Iran Focus

London, 13 Mar - The Tehran Stock Exchange was set to close the current fiscal year at the end of the month with a gain of approximately 25% in local index terms. In February, there was a record plunge in the commercial currency market which is used as an alternative to popular investment. The rate plummeted to 50,000 rial per $1 USD and officials were obliged to shut down scores of dealers.

In an attempt to divert remaining liquidity, the monetary authority issued high-interest bonds. Its own activity was criticised in the banking world for its lack of consistency with regards to intervention that resulted in months of difficulties in accessing foreign exchange.

Valiollah Seif, the governor of the Central Bank of Iran, was in Paris last month for the Euromoney Iran conference where Iran’s economic situation and its reintegration into the global economy were discussed.

The economic situation in Iran is being affected by the recent protests and anti-government demonstrations in which the people called for regime change. There are also other factors such as US President Donald Trump’s hesitancy to remain party to the 2015 nuclear deal. Trump has been calling for tougher economic sanctions.

The people of Iran denounced the regime’s corruption and mismanagement of public money. They denounced President Hassan Rouhani and Supreme Leader Ayatollah Ali Khamenei for letting the economy be highjacked by the country’s Islamic Revolutionary Guard Corps (IRGC) and other religious elements and they expressed their disdain towards the authorities that let life savings be lost.

The social conditions in Iran are horrendous and a high proportion of the country is living in extreme poverty, unable to afford the most basic of essentials. And this is while the corrupt leaders are getting richer and richer.

The Supreme Leader recently said that people with low and middle incomes need justice, yet he is categorically opposed to taking steps that will improve their situation. He wants the IRGC to manage the country’s finances.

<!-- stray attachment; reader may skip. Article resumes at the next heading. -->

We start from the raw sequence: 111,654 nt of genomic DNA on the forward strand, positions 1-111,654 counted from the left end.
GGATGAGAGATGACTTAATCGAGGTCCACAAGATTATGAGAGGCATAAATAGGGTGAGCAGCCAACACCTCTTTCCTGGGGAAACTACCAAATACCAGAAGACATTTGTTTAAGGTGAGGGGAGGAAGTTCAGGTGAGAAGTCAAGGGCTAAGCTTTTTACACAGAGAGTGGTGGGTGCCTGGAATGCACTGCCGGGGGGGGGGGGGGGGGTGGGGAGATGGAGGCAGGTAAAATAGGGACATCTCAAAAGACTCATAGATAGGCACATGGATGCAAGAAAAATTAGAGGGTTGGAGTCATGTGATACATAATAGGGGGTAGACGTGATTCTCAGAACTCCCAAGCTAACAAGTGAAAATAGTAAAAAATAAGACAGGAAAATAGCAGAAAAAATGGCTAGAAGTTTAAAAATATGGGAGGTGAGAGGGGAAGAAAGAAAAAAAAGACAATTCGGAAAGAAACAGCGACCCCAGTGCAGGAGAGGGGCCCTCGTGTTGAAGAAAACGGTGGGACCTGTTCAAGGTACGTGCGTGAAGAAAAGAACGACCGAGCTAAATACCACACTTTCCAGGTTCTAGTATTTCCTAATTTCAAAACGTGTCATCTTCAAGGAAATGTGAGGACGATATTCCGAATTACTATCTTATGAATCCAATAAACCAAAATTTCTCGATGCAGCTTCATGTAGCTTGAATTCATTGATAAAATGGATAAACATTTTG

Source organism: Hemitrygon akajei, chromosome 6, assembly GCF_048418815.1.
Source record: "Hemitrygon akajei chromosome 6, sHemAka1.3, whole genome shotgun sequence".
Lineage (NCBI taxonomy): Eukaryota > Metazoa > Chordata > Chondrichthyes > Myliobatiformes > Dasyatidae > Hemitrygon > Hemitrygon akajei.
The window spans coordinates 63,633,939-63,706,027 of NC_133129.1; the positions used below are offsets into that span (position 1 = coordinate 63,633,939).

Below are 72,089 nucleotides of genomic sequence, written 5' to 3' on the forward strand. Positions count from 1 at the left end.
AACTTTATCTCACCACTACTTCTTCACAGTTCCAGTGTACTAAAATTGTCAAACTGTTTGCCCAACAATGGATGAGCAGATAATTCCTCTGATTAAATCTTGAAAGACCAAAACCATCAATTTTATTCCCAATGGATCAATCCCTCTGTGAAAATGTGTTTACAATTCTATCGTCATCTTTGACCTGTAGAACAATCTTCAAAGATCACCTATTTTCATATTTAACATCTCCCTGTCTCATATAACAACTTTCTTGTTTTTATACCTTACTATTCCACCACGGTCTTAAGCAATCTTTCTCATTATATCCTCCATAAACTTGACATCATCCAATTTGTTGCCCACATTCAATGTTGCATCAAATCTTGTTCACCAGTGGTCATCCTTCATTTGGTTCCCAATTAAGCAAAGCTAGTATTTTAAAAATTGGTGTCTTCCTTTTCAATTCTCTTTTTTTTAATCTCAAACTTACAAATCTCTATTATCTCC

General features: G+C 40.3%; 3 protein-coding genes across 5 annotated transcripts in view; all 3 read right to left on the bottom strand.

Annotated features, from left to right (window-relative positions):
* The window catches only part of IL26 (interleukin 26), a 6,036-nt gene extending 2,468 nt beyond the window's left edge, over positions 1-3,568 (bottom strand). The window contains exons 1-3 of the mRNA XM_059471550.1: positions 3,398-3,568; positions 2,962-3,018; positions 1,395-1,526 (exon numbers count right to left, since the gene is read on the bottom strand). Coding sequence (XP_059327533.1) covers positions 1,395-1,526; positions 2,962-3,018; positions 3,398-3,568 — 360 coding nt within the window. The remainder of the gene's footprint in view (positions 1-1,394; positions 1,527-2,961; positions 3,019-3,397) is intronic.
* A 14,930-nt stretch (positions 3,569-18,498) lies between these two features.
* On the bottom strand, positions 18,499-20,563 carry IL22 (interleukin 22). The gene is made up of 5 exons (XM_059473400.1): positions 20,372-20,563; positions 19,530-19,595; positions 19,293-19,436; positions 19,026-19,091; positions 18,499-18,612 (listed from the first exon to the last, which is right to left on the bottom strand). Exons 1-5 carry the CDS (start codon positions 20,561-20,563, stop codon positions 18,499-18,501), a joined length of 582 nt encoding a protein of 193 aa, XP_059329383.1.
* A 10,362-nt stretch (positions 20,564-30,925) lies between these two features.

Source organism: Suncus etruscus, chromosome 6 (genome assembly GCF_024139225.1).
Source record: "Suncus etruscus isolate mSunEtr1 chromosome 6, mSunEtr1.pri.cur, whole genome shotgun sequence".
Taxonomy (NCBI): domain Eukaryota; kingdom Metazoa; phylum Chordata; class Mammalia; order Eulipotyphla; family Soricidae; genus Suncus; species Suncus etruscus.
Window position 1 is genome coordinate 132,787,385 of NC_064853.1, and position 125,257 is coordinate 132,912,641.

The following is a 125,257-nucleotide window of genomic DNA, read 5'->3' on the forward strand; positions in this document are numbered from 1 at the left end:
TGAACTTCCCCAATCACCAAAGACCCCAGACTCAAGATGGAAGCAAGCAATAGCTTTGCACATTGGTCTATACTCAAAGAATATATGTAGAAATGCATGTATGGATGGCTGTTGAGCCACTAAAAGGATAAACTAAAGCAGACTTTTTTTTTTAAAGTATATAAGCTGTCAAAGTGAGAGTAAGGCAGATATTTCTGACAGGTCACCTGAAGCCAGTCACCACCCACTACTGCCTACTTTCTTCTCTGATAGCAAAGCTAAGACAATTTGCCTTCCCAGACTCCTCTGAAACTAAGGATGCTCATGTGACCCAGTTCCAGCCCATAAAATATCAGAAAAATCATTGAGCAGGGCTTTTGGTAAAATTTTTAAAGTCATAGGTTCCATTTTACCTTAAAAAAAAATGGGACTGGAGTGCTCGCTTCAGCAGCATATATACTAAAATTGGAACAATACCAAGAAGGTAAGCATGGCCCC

When the nuclear agreement was signed, there was great hope that the economic situation would improve because of the lifting of sanctions. The money freed up by this could have made a big difference to the country’s economy – but it was not to be. The authorities plundered the funds on terrorism, militias, proxy groups, propping up Syrian dictator Bashar al Assad, and so on.

Poor management of the economy has led to the numerous issues that are plaguing the country. As one can only expect, the Iranian government is laying the blame on anyone but itself. The Industry Ministry is saying that US restrictions are keeping multinational banks and their clients away.

It estimates that it needs foreign direct investment of around $180 billion USD to achieve the desired medium-term growth of 7 to 8%. Credit lines of only $55 billion USD have been secured in recent times with Asia and Europe.

Public workers in Iran are still struggling with their pay. Not only are the wages low, but many also have issues with being paid on time or at all.

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